This notion has implications far more dire than may originally seem evident. The American electorate is split into two factions, just as much in direct opposition with each other as their figure-head presidential candidates were. From seasoned politicos down to the bread and butter middle class populace, liberals decry the ignorance and arrogance with which conservatives operate and form their beliefs, and conservatives forewarn the social and economic catastrophe that the weak liberals will lead the country towards. A look at the electoral map of this past election illustrates why: the geographical distinction between the “red” states and the “blue” states has never been so distinct. Kerry won all of the traditional liberal bastions: the northeast, the west coast, and Chicago, whereas Bush won the entire conservative “heartland” of the country. The rift is between the cosmopolitan liberal, and the white-picket-fence conservative: the election itself has been called the contest of “Metro. vs. Retro” (John Sperling). The young and educated city dwellers are losing touch with the middle class suburbanites from which they spawned.
The country is spiraling towards a cultural division that has not been witnessed since the civil rights conflicts of the 60s, and symbolically enough, the nation’s capital is caught exactly in the middle, straddling a blue state and a red one, Maryland and Virginia. Even a look at the electoral map by county shows this distinct geographical polarization: every major metropolitan center is colored Democratic blue, and the wide expanse in between is colored Republican red. Even states written off to Kerry early on, such as New York, Pennsylvania, or California, geographically are predominantly red, with the only blue areas popping up around the major cities.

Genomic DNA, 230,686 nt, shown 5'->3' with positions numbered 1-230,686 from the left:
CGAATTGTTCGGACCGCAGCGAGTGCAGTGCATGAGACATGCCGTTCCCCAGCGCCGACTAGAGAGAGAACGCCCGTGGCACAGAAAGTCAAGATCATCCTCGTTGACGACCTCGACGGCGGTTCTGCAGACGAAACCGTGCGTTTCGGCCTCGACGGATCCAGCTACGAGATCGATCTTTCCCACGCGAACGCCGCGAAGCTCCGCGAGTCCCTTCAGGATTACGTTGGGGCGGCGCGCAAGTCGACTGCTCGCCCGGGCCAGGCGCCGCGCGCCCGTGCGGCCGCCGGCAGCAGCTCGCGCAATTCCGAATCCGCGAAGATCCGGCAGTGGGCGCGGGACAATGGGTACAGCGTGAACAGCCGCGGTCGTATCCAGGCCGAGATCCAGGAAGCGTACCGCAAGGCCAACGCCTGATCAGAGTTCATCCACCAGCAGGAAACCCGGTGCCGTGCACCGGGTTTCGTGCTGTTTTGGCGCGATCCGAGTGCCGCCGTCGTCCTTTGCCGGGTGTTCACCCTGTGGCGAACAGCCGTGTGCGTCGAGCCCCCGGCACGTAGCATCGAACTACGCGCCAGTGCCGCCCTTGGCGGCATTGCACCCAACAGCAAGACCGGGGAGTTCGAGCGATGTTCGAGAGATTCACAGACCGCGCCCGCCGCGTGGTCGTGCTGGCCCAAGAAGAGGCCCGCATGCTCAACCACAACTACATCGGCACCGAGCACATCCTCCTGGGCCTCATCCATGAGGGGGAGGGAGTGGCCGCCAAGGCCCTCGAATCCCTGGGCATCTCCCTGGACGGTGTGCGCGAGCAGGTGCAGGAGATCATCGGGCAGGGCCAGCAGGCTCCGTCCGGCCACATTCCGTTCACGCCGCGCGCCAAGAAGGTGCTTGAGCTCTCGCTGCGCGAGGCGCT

Such cultural disparity does not bode well for the future of a country that is trying to cope with economic uncertainty at home and unpopularity abroad. A mistrust and a distrust among citizens is not something that should be fostered, especially with the current inherent mistrust of foreigners that pervades the nation. Most importantly however, is that the government not give up on the faction that does not support it. The Republican Party had a banner night on Nov. 2, and did so by ignoring its critics, and working hard in areas of great support. With the knowledge that America approved them for all branches of government, there is great danger that our new government will attempt to further a one sided agenda that represents only 51 percent of the populace, and the strong minority will have no power to wield to prevent it. Bush’s practice of surrounding himself with yes-men and ultraconservatives cannot continue, lest the left be alienated enough to rally back in two years. John Kerry’s conceding calls for reparation and a more unified nation need to be heeded with tremendous gravity, as the strength of this nation will crumble from within if such unity is not restored, and no amount of deficit defense spending can prevent that. If Bush truly has become wiser from his first term as President, he will reach out to the other side, and show at least a semblance of the compassionate conservative uniter that he promised us.
Raja Palaniappan is a member of the class of 2007.